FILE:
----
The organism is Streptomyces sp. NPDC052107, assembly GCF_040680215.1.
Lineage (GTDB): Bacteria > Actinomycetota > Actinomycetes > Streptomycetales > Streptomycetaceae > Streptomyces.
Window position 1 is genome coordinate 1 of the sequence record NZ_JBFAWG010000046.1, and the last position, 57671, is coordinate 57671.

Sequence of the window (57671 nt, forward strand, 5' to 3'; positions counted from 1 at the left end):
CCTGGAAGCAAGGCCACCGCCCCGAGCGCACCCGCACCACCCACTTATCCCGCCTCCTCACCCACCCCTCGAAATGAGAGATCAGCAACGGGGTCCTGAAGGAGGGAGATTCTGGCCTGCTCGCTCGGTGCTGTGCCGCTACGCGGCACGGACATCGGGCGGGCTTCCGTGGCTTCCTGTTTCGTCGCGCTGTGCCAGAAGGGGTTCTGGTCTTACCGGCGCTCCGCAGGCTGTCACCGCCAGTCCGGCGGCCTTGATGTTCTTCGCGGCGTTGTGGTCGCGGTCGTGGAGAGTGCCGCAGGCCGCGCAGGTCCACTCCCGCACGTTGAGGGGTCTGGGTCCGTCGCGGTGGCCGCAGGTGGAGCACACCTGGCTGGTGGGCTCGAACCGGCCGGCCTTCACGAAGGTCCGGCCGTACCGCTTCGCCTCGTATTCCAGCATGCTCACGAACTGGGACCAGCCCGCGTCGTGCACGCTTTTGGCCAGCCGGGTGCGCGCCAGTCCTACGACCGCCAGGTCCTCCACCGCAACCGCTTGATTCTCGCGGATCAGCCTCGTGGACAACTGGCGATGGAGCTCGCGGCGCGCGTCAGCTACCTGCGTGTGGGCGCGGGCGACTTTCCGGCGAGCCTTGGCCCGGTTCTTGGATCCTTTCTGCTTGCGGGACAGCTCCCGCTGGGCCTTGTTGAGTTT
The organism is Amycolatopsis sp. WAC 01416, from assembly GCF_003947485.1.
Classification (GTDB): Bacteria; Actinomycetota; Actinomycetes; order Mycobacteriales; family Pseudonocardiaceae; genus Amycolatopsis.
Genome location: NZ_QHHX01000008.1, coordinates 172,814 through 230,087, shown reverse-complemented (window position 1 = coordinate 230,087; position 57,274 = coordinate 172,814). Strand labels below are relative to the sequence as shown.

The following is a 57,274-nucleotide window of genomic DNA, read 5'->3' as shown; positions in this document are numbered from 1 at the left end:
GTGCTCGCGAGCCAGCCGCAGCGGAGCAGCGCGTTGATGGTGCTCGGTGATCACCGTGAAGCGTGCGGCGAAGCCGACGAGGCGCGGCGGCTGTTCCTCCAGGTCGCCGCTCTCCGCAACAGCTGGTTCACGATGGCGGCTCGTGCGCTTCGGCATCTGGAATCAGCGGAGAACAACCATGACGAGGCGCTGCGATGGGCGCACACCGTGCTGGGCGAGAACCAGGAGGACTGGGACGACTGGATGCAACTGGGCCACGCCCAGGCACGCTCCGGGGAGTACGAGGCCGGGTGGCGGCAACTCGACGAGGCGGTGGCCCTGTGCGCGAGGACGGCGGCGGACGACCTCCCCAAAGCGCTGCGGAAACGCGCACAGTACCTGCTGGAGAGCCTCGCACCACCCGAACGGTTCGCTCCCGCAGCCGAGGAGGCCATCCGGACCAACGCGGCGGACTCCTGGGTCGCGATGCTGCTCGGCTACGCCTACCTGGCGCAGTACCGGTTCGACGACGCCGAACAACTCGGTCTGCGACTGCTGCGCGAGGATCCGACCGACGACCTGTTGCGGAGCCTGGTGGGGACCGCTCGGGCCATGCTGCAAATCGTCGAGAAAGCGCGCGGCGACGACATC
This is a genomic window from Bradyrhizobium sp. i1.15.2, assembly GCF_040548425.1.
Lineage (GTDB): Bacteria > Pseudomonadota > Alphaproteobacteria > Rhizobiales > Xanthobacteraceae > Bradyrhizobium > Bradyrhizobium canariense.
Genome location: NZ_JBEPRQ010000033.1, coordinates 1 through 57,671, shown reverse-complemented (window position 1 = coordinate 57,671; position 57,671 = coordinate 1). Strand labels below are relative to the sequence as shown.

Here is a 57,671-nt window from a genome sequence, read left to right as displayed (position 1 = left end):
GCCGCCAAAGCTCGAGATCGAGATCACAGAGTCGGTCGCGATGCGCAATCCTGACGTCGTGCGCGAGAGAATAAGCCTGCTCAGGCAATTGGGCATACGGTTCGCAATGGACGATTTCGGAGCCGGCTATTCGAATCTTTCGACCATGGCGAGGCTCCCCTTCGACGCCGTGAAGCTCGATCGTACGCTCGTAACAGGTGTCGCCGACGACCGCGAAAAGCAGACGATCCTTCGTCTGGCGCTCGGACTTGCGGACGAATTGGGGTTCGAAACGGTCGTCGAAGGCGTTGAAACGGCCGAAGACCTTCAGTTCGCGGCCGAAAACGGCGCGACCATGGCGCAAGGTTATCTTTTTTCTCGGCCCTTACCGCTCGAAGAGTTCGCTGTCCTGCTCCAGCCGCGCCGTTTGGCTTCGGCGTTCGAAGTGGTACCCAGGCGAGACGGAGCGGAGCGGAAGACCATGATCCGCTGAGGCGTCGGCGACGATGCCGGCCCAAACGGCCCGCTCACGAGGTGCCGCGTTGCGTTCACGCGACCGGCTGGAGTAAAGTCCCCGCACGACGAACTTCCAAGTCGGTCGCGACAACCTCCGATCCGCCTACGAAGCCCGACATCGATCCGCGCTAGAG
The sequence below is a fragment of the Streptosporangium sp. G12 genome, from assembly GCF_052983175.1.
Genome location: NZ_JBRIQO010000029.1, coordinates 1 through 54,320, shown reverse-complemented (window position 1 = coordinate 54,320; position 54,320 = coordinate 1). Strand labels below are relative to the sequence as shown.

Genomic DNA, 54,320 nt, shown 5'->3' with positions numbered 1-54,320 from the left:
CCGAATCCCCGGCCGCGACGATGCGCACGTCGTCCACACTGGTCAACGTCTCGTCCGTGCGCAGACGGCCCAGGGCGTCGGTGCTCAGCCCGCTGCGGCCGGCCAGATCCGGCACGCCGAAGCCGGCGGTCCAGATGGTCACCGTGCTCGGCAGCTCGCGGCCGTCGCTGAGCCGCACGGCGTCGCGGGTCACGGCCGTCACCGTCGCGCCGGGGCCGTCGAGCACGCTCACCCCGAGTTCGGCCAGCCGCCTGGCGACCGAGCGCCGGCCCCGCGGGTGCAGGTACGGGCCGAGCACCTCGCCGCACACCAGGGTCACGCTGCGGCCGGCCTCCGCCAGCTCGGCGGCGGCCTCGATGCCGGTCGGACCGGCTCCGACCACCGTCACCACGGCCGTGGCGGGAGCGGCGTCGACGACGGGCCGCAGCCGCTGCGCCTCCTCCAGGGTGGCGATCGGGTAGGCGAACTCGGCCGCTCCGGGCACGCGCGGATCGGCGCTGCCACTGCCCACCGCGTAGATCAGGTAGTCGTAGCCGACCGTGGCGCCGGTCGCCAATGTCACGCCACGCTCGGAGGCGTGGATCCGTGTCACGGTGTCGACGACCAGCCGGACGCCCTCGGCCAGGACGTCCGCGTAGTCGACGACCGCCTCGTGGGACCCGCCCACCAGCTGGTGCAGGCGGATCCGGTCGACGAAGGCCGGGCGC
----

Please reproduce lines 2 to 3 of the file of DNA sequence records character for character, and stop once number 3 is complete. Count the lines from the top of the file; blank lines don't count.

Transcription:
Lineage (GTDB): Bacteria > Actinomycetota > Actinomycetes > Streptomycetales > Streptomycetaceae > Streptomyces.
Window position 1 is genome coordinate 1 of the sequence record NZ_JBFAWG010000046.1, and the last position, 57671, is coordinate 57671.